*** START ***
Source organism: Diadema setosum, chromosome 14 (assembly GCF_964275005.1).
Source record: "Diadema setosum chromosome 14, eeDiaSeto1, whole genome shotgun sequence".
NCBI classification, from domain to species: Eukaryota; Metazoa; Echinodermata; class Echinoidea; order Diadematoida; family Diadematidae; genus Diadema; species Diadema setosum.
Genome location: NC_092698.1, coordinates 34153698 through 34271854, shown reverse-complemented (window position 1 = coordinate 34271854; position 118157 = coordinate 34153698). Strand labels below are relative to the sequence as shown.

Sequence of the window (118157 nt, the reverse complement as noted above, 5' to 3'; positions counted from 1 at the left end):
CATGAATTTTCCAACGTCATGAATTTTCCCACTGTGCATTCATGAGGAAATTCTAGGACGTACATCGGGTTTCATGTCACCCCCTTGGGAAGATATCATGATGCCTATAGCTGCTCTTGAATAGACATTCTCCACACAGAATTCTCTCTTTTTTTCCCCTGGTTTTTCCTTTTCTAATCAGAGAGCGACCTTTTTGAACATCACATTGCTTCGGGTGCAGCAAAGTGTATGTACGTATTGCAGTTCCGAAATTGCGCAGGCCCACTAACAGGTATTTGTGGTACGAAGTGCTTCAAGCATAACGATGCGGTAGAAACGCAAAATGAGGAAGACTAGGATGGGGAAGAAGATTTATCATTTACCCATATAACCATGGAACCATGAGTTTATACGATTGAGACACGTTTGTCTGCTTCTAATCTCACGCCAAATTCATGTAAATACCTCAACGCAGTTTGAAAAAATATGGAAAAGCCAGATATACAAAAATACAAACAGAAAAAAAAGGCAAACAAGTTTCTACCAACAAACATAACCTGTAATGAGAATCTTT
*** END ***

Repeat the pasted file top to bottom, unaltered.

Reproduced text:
Source organism: Diadema setosum, chromosome 14 (assembly GCF_964275005.1).
Source record: "Diadema setosum chromosome 14, eeDiaSeto1, whole genome shotgun sequence".
NCBI classification, from domain to species: Eukaryota; Metazoa; Echinodermata; class Echinoidea; order Diadematoida; family Diadematidae; genus Diadema; species Diadema setosum.
Genome location: NC_092698.1, coordinates 34153698 through 34271854, shown reverse-complemented (window position 1 = coordinate 34271854; position 118157 = coordinate 34153698). Strand labels below are relative to the sequence as shown.

Sequence of the window (118157 nt, the reverse complement as noted above, 5' to 3'; positions counted from 1 at the left end):
CATGAATTTTCCAACGTCATGAATTTTCCCACTGTGCATTCATGAGGAAATTCTAGGACGTACATCGGGTTTCATGTCACCCCCTTGGGAAGATATCATGATGCCTATAGCTGCTCTTGAATAGACATTCTCCACACAGAATTCTCTCTTTTTTTCCCCTGGTTTTTCCTTTTCTAATCAGAGAGCGACCTTTTTGAACATCACATTGCTTCGGGTGCAGCAAAGTGTATGTACGTATTGCAGTTCCGAAATTGCGCAGGCCCACTAACAGGTATTTGTGGTACGAAGTGCTTCAAGCATAACGATGCGGTAGAAACGCAAAATGAGGAAGACTAGGATGGGGAAGAAGATTTATCATTTACCCATATAACCATGGAACCATGAGTTTATACGATTGAGACACGTTTGTCTGCTTCTAATCTCACGCCAAATTCATGTAAATACCTCAACGCAGTTTGAAAAAATATGGAAAAGCCAGATATACAAAAATACAAACAGAAAAAAAAGGCAAACAAGTTTCTACCAACAAACATAACCTGTAATGAGAATCTTT